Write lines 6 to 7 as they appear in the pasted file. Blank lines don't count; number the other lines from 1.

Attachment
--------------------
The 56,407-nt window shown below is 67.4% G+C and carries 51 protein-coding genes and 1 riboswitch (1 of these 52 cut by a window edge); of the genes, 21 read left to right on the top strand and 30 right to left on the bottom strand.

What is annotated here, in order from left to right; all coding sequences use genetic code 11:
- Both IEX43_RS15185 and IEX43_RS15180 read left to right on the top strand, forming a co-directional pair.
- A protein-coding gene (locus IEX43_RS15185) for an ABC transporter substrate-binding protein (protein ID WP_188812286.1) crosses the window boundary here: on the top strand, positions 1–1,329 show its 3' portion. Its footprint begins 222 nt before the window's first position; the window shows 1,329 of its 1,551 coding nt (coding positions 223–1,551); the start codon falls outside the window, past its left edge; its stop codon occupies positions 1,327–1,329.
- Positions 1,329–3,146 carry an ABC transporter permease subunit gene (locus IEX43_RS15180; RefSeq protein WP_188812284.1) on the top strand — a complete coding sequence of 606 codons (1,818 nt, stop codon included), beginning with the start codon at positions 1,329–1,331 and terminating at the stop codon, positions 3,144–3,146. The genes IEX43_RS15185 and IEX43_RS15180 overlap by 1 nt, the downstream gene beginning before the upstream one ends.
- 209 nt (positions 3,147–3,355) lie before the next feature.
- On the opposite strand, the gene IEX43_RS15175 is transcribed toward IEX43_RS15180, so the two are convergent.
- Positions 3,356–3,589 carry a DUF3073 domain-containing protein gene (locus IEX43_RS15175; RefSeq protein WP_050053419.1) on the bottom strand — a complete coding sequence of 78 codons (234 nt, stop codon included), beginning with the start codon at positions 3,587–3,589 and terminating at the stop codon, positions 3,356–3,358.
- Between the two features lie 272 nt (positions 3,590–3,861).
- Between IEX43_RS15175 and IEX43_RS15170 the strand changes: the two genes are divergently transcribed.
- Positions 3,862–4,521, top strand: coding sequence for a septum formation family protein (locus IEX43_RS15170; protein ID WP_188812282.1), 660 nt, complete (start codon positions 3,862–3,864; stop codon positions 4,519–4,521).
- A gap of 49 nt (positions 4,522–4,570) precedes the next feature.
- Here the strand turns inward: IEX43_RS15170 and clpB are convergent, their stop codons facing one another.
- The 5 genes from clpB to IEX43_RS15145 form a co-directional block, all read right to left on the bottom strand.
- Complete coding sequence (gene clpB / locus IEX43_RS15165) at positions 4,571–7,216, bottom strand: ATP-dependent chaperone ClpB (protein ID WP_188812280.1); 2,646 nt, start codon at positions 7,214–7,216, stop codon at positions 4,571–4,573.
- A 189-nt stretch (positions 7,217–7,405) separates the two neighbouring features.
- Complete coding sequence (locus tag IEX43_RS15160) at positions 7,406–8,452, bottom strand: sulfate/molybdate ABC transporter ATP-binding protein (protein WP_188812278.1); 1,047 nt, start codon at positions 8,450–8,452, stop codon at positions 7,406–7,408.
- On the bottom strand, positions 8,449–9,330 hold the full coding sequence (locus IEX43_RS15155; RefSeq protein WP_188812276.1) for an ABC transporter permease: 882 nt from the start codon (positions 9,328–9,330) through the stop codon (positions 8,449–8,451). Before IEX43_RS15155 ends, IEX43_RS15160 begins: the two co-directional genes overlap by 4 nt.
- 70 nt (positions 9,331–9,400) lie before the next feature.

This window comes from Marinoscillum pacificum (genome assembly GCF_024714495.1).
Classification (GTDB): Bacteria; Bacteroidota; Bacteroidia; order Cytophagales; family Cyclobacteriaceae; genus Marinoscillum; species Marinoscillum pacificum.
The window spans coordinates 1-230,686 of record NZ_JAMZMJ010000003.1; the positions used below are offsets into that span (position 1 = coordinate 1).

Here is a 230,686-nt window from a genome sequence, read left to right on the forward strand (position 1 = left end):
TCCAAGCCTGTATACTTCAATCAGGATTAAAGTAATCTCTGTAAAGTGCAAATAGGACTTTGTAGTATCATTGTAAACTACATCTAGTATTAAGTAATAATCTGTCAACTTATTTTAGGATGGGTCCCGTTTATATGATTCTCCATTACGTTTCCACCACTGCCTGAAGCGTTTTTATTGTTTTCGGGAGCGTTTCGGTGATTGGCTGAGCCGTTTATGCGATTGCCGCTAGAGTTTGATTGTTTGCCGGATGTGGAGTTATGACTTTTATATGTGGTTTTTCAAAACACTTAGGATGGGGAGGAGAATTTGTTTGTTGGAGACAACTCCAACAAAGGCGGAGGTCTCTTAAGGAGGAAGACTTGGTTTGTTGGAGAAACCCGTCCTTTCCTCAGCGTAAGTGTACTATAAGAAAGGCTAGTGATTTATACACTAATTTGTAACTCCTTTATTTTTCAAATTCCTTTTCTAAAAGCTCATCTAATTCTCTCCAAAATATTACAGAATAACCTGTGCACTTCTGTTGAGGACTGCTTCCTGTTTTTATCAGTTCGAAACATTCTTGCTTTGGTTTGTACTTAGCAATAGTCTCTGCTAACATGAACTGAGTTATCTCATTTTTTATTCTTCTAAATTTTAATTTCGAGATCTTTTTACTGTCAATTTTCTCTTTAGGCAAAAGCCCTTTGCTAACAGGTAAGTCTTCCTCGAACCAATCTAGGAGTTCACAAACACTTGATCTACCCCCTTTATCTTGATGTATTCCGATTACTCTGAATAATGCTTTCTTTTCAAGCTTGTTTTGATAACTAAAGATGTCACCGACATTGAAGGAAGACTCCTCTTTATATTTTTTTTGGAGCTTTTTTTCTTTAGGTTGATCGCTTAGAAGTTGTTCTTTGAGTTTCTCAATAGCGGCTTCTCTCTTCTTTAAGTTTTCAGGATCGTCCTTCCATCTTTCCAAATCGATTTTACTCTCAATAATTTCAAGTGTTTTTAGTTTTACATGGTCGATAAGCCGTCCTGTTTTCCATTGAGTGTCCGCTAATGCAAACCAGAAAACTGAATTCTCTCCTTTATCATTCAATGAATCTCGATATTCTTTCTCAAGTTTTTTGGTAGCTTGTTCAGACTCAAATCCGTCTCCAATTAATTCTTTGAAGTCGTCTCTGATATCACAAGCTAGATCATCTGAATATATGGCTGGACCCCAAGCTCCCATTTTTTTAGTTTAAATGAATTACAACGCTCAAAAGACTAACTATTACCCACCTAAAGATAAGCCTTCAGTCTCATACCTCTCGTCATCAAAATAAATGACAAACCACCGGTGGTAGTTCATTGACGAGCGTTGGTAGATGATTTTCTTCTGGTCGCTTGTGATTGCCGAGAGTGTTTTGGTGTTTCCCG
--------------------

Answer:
- 209 nt (positions 3,147–3,355) lie before the next feature.
- On the opposite strand, the gene IEX43_RS15175 is transcribed toward IEX43_RS15180, so the two are convergent.